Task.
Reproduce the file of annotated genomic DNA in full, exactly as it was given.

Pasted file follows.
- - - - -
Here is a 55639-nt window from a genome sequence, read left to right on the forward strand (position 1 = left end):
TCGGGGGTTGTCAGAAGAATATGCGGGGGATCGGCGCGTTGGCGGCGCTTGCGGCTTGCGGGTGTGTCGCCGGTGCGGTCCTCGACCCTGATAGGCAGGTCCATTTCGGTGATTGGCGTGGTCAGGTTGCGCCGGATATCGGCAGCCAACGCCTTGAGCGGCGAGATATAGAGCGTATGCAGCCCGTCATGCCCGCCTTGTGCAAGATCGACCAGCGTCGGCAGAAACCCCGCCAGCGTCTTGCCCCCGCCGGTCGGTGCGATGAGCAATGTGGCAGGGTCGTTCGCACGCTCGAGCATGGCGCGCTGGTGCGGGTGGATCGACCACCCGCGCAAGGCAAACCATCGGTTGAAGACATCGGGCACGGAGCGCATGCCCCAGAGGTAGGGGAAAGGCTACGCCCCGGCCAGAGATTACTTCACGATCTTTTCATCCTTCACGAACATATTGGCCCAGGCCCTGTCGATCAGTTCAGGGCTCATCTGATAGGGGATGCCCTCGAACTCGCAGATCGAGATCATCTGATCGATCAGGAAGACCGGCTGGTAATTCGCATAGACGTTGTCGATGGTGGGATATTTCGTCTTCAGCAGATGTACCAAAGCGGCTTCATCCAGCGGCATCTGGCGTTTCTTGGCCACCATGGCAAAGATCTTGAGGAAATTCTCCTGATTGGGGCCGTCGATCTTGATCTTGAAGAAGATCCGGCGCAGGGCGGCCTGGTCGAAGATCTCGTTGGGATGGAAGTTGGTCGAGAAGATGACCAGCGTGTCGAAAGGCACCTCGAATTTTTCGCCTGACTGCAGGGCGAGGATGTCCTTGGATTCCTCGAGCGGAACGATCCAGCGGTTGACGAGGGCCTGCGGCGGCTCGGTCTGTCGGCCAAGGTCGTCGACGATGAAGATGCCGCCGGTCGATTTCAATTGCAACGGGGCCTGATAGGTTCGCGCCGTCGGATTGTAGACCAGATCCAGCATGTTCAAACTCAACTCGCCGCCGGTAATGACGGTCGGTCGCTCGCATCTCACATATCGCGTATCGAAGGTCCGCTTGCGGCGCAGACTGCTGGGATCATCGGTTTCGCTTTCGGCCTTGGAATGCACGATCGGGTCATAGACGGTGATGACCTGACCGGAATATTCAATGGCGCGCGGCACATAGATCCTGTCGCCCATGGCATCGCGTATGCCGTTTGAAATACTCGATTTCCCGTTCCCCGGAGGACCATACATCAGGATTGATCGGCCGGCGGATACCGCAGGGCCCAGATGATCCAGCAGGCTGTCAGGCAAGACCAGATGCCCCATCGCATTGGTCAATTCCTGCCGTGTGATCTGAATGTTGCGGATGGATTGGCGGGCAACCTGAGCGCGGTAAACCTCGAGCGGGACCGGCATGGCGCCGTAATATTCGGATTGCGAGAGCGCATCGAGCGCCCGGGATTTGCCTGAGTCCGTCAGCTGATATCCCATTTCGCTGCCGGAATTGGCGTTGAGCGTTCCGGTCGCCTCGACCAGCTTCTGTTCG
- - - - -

Here is a 55639-nt window from a genome sequence, read left to right on the forward strand (position 1 = left end):
TCGGGGGTTGTCAGAAGAATATGCGGGGGATCGGCGCGTTGGCGGCGCTTGCGGCTTGCGGGTGTGTCGCCGGTGCGGTCCTCGACCCTGATAGGCAGGTCCATTTCGGTGATTGGCGTGGTCAGGTTGCGCCGGATATCGGCAGCCAACGCCTTGAGCGGCGAGATATAGAGCGTATGCAGCCCGTCATGCCCGCCTTGTGCAAGATCGACCAGCGTCGGCAGAAACCCCGCCAGCGTCTTGCCCCCGCCGGTCGGTGCGATGAGCAATGTGGCAGGGTCGTTCGCACGCTCGAGCATGGCGCGCTGGTGCGGGTGGATCGACCACCCGCGCAAGGCAAACCATCGGTTGAAGACATCGGGCACGGAGCGCATGCCCCAGAGGTAGGGGAAAGGCTACGCCCCGGCCAGAGATTACTTCACGATCTTTTCATCCTTCACGAACATATTGGCCCAGGCCCTGTCGATCAGTTCAGGGCTCATCTGATAGGGGATGCCCTCGAACTCGCAGATCGAGATCATCTGATCGATCAGGAAGACCGGCTGGTAATTCGCATAGACGTTGTCGATGGTGGGATATTTCGTCTTCAGCAGATGTACCAAAGCGGCTTCATCCAGCGGCATCTGGCGTTTCTTGGCCACCATGGCAAAGATCTTGAGGAAATTCTCCTGATTGGGGCCGTCGATCTTGATCTTGAAGAAGATCCGGCGCAGGGCGGCCTGGTCGAAGATCTCGTTGGGATGGAAGTTGGTCGAGAAGATGACCAGCGTGTCGAAAGGCACCTCGAATTTTTCGCCTGACTGCAGGGCGAGGATGTCCTTGGATTCCTCGAGCGGAACGATCCAGCGGTTGACGAGGGCCTGCGGCGGCTCGGTCTGTCGGCCAAGGTCGTCGACGATGAAGATGCCGCCGGTCGATTTCAATTGCAACGGGGCCTGATAGGTTCGCGCCGTCGGATTGTAGACCAGATCCAGCATGTTCAAACTCAACTCGCCGCCGGTAATGACGGTCGGTCGCTCGCATCTCACATATCGCGTATCGAAGGTCCGCTTGCGGCGCAGACTGCTGGGATCATCGGTTTCGCTTTCGGCCTTGGAATGCACGATCGGGTCATAGACGGTGATGACCTGACCGGAATATTCAATGGCGCGCGGCACATAGATCCTGTCGCCCATGGCATCGCGTATGCCGTTTGAAATACTCGATTTCCCGTTCCCCGGAGGACCATACATCAGGATTGATCGGCCGGCGGATACCGCAGGGCCCAGATGATCCAGCAGGCTGTCAGGCAAGACCAGATGCCCCATCGCATTGGTCAATTCCTGCCGTGTGATCTGAATGTTGCGGATGGATTGGCGGGCAACCTGAGCGCGGTAAACCTCGAGCGGGACCGGCATGGCGCCGTAATATTCGGATTGCGAGAGCGCATCGAGCGCCCGGGATTTGCCTGAGTCCGTCAGCTGATATCCCATTTCGCTGCCGGAATTGGCGTTGAGCGTTCCGGTCGCCTCGACCAGCTTCTGTTCG